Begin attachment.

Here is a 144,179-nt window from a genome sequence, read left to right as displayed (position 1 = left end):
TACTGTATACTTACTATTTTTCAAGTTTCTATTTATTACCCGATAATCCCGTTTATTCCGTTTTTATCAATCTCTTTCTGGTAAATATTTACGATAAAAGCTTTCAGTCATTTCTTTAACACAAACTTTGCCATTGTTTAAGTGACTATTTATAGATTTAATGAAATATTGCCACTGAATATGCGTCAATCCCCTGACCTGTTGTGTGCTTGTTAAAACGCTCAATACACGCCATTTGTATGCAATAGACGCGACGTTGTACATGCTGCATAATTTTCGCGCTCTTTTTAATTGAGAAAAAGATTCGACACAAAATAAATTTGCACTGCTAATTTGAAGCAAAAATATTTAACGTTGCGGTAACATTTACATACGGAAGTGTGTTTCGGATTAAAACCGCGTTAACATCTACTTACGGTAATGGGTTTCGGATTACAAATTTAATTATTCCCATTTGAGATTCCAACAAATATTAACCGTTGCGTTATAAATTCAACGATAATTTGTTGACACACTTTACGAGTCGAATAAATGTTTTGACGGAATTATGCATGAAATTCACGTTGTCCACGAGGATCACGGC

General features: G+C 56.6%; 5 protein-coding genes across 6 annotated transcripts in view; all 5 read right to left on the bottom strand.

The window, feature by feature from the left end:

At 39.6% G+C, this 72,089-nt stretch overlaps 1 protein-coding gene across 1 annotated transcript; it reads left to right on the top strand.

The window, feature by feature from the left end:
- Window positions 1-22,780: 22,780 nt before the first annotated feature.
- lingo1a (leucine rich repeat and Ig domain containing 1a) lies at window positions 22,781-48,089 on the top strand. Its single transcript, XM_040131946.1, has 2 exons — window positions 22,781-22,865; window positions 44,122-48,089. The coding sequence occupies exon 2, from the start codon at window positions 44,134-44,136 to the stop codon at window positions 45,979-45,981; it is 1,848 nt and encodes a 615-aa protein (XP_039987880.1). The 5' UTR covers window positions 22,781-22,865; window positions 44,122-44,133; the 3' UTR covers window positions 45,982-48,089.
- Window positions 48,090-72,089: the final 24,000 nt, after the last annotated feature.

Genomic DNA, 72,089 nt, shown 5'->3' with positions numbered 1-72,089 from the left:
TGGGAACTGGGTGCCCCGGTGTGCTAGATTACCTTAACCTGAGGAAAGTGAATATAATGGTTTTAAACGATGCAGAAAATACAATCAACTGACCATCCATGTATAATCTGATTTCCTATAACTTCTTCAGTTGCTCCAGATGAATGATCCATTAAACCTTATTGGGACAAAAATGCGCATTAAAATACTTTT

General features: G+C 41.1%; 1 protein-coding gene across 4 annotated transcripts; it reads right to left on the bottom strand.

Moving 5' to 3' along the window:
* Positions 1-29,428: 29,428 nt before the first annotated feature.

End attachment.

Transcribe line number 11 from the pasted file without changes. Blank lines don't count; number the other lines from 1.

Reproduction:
TGGGAACTGGGTGCCCCGGTGTGCTAGATTACCTTAACCTGAGGAAAGTGAATATAATGGTTTTAAACGATGCAGAAAATACAATCAACTGACCATCCATGTATAATCTGATTTCCTATAACTTCTTCAGTTGCTCCAGATGAATGATCCATTAAACCTTATTGGGACAAAAATGCGCATTAAAATACTTTT